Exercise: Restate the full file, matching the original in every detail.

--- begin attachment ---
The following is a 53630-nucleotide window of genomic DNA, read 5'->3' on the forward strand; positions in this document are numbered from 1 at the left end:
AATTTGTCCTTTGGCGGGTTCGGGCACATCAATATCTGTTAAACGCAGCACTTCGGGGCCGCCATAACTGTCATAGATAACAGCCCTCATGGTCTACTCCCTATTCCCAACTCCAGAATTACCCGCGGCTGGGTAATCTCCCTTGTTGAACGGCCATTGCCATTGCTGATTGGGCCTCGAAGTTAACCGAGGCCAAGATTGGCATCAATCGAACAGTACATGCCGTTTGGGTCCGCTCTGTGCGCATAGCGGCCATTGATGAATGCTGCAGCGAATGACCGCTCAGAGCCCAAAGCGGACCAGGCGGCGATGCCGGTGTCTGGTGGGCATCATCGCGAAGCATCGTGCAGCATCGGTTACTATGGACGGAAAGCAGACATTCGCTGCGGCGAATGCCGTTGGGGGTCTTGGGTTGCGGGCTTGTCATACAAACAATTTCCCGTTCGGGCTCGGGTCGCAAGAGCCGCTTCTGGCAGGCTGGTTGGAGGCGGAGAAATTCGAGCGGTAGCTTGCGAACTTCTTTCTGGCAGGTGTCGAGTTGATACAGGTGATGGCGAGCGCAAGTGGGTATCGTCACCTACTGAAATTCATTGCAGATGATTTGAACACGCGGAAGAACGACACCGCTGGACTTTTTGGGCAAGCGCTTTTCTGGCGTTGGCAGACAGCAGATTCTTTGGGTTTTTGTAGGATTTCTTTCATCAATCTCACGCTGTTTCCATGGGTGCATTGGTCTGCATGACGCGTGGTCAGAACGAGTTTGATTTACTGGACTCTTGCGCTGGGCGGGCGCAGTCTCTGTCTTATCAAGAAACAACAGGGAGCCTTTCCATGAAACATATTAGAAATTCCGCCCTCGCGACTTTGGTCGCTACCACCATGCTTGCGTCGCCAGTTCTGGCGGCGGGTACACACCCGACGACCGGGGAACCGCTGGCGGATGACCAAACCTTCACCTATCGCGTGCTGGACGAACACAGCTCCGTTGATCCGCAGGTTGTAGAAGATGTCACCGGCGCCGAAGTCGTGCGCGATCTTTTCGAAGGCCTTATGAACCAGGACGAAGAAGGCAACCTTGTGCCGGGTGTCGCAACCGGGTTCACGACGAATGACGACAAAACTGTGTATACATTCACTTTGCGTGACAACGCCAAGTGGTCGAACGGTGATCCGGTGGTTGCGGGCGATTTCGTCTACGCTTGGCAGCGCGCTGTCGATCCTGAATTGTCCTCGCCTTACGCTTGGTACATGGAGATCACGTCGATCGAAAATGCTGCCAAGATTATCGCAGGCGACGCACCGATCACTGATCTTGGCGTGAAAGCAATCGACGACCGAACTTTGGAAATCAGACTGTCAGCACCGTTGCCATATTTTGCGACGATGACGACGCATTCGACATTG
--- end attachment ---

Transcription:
The following is a 53630-nucleotide window of genomic DNA, read 5'->3' on the forward strand; positions in this document are numbered from 1 at the left end:
AATTTGTCCTTTGGCGGGTTCGGGCACATCAATATCTGTTAAACGCAGCACTTCGGGGCCGCCATAACTGTCATAGATAACAGCCCTCATGGTCTACTCCCTATTCCCAACTCCAGAATTACCCGCGGCTGGGTAATCTCCCTTGTTGAACGGCCATTGCCATTGCTGATTGGGCCTCGAAGTTAACCGAGGCCAAGATTGGCATCAATCGAACAGTACATGCCGTTTGGGTCCGCTCTGTGCGCATAGCGGCCATTGATGAATGCTGCAGCGAATGACCGCTCAGAGCCCAAAGCGGACCAGGCGGCGATGCCGGTGTCTGGTGGGCATCATCGCGAAGCATCGTGCAGCATCGGTTACTATGGACGGAAAGCAGACATTCGCTGCGGCGAATGCCGTTGGGGGTCTTGGGTTGCGGGCTTGTCATACAAACAATTTCCCGTTCGGGCTCGGGTCGCAAGAGCCGCTTCTGGCAGGCTGGTTGGAGGCGGAGAAATTCGAGCGGTAGCTTGCGAACTTCTTTCTGGCAGGTGTCGAGTTGATACAGGTGATGGCGAGCGCAAGTGGGTATCGTCACCTACTGAAATTCATTGCAGATGATTTGAACACGCGGAAGAACGACACCGCTGGACTTTTTGGGCAAGCGCTTTTCTGGCGTTGGCAGACAGCAGATTCTTTGGGTTTTTGTAGGATTTCTTTCATCAATCTCACGCTGTTTCCATGGGTGCATTGGTCTGCATGACGCGTGGTCAGAACGAGTTTGATTTACTGGACTCTTGCGCTGGGCGGGCGCAGTCTCTGTCTTATCAAGAAACAACAGGGAGCCTTTCCATGAAACATATTAGAAATTCCGCCCTCGCGACTTTGGTCGCTACCACCATGCTTGCGTCGCCAGTTCTGGCGGCGGGTACACACCCGACGACCGGGGAACCGCTGGCGGATGACCAAACCTTCACCTATCGCGTGCTGGACGAACACAGCTCCGTTGATCCGCAGGTTGTAGAAGATGTCACCGGCGCCGAAGTCGTGCGCGATCTTTTCGAAGGCCTTATGAACCAGGACGAAGAAGGCAACCTTGTGCCGGGTGTCGCAACCGGGTTCACGACGAATGACGACAAAACTGTGTATACATTCACTTTGCGTGACAACGCCAAGTGGTCGAACGGTGATCCGGTGGTTGCGGGCGATTTCGTCTACGCTTGGCAGCGCGCTGTCGATCCTGAATTGTCCTCGCCTTACGCTTGGTACATGGAGATCACGTCGATCGAAAATGCTGCCAAGATTATCGCAGGCGACGCACCGATCACTGATCTTGGCGTGAAAGCAATCGACGACCGAACTTTGGAAATCAGACTGTCAGCACCGTTGCCATATTTTGCGACGATGACGACGCATTCGACATTG